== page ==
Three Real Examples Google’s Taxonomy And Information Architecture Are Fundamentally Broken
Most people who have been consistently exposed to Google’s services like Google Plus, YouTube and particularly Google Hangouts/Meet/Chat, probably feel that the way these products were architected from the user experience standpoint is not the best one.
I started paying attention to this more closely when Google integrated profile management of services like YouTube with Google Plus. I clearly remember my struggle with changing YouTube username (vanity URL). All of a sudden, instead of doing it within the YouTube environment, Google would take me to Google Plus where I would continue to get lost and confused beyond belief without any success.
With YouTube, there was a period of about 2–3 months a couple of years ago when Google was changing the taxonomy of account management and the user video library almost every single week. Every time I’d launch the app or web version, I’d either not be able to find My Videos or would have hard time changing certain settings at the account level because I couldn’t figure out where was what and more importantly what was what. Luckily, it has stopped but I cannot imagine any good reason for why all this mess was happening in the first place.
And now we come to the Google’s deepest hole of the taxonomy and information architecture spiral — “the whole Hangout thing”. I specifically call it that because, honestly, there’s no better phrase for me to sum it up.
Google launched Hangouts several years ago as the consumer version of audio and video communication. The product was very bad from the start. Often it didn’t even work. There were times when I was testing it with my friends — I’d be calling them while they were logged into Hangouts but they would not see a call. Instead, they would get an email saying that somebody was calling them. They would click the link in the email, land on the Hangouts home page but there would still be no evidence of any call.
Fast forward several years, Google introduced Google (Hangouts) Meet service to business customers (Google Apps users). Quality wise, it’s actually a really good product but taxonomy and information architecture issues still exist and seem to actually snowball with time. We’ll get to that in a second.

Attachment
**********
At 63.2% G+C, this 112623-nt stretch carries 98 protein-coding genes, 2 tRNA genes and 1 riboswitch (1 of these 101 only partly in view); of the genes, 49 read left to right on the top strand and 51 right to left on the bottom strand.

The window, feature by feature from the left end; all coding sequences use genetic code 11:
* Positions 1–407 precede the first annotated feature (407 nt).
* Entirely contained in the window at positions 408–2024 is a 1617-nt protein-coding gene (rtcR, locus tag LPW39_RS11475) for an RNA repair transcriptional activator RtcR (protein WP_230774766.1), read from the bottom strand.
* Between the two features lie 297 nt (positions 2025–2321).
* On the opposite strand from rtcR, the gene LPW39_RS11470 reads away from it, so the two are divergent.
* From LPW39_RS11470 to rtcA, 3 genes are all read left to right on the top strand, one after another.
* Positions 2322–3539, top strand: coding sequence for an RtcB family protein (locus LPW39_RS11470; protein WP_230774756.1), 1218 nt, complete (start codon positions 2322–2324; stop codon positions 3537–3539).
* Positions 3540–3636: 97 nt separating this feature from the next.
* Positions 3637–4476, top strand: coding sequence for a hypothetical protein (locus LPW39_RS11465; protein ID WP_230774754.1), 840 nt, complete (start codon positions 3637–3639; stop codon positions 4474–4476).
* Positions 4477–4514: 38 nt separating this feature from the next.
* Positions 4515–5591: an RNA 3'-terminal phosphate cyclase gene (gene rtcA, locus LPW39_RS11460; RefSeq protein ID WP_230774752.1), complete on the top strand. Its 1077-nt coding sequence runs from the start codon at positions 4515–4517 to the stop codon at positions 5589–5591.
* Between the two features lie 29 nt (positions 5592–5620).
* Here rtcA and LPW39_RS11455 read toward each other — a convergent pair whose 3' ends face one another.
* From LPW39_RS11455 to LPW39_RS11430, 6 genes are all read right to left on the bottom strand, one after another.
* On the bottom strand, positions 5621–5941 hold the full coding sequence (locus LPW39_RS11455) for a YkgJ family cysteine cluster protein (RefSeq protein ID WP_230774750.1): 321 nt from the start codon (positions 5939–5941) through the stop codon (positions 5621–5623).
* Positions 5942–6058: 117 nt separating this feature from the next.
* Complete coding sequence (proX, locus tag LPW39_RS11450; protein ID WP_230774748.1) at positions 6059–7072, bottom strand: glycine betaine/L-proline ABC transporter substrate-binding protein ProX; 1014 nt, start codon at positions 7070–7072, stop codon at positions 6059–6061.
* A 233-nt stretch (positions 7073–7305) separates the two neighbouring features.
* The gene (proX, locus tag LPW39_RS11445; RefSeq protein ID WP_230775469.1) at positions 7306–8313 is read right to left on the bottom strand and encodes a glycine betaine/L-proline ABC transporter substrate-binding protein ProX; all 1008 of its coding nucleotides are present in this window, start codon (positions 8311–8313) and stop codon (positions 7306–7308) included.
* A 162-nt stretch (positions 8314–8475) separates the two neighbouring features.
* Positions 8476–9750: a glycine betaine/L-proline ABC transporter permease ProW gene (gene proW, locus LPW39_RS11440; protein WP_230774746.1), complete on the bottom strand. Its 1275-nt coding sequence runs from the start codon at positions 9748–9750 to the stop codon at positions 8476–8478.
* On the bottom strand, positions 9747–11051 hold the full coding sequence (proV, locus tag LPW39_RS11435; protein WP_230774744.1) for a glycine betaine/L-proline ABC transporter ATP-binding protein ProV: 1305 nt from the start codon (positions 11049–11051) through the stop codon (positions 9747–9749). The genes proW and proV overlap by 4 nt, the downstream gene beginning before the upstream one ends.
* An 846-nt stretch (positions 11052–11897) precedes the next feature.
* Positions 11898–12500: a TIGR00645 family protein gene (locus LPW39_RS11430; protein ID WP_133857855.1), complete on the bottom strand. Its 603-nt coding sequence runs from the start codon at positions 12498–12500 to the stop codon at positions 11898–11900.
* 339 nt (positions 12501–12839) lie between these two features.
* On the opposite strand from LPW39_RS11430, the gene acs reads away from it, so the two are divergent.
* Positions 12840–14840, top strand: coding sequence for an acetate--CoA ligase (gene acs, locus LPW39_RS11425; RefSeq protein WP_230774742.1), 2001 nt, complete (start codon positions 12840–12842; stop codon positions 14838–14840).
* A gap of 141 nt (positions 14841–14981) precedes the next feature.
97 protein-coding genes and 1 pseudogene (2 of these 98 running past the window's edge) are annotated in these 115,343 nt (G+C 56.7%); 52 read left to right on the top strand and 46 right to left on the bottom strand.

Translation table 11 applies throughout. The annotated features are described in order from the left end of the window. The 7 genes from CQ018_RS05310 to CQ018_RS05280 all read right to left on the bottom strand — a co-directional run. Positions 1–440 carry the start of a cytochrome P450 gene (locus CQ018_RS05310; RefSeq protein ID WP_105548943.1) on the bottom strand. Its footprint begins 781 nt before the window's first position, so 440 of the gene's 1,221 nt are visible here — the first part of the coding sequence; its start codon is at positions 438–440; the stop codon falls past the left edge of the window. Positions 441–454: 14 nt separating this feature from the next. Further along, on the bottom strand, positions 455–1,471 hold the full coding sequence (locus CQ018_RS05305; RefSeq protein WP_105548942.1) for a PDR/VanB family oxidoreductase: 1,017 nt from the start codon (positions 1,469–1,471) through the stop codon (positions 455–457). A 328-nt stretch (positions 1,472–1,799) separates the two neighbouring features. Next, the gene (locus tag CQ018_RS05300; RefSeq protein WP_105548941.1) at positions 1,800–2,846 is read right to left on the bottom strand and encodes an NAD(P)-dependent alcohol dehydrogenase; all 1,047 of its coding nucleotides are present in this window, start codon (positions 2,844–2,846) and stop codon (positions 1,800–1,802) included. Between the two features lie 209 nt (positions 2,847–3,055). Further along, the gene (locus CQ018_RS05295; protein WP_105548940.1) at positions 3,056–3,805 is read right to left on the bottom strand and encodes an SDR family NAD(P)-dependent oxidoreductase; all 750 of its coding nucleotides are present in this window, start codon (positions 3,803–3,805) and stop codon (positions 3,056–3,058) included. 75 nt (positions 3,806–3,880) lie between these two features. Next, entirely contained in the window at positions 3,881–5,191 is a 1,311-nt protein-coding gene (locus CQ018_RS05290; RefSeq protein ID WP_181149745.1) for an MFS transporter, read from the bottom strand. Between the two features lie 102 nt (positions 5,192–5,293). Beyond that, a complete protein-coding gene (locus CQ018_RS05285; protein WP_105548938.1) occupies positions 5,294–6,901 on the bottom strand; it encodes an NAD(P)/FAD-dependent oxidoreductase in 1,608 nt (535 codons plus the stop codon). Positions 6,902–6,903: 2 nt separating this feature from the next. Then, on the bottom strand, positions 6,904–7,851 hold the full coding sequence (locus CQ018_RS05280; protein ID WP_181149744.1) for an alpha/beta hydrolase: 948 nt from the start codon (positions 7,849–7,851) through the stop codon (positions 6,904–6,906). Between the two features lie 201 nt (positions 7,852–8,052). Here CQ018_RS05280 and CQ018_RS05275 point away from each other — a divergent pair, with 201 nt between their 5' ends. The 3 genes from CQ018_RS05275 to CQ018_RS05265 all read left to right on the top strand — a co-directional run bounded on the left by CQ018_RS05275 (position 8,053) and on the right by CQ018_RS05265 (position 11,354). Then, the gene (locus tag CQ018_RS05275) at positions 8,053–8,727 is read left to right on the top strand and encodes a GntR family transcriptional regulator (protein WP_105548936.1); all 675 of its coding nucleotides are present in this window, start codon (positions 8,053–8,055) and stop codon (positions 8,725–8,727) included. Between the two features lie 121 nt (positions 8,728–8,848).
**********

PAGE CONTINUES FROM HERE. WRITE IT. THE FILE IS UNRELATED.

Google also has their chat service that is present in the consumer and business versions of the Hangouts but it didn’t come without problems either. I have a friend who works at a Fortune 500 company that recently moved to Google Apps. He says that something weird is happening with the chat. Based on the reply he got from the company’s tech support, it sounds like there is a “classic Hangout chat” and the “new chat” to which the company is (presumably) upgrading soon. His problem was that if you created a group message (room) in the classic hangout chat version, the new chat will not show it. Only direct messages appear in both versions. He says that in the Gmail environment (where chat windows pop up in the bottom right corner) he can see both, direct messages and group ones but if he goes to chat.google.com or tries to use the official chat app, it would only show him direct messages and not rooms. Presumably, it depends on which chat version the group message originated from, or something like this. Honestly, I don’t even know what this all means but what I do know is that it takes effort to mess things up like that because this didn’t just happen due to occasionally bad design. It does seem like somebody intentionally architected it this way to a point where nothing makes sense anymore but for some reason this seemed (and continues to seem) normal and acceptable to that person in charge as well as their team.
And lastly, Google has to simplify the naming of their services, and “the whole Hangout thing” can be a good (and urgent) use case for this. Right now it’s an absolute mess. They call things interchangeably between Hangouts, Hangouts Meet, just Meet, Hangout Chat, just Chat, classic Hangout, new Hangout, etc… I mean, OH! MY! GOOGLE!
Why can’t we just have 1) Google Hangouts as a consumer version of video/audio conferencing, 2) Google Meet as the business version of it, and 3) Google Chat as a universal chat service across both? I mean is it really that hard to figure all this out?
I do hope that at some point common sense will prevail at Google and they will be able to fix this. Otherwise, we’ll eventually have a major Google Hangover.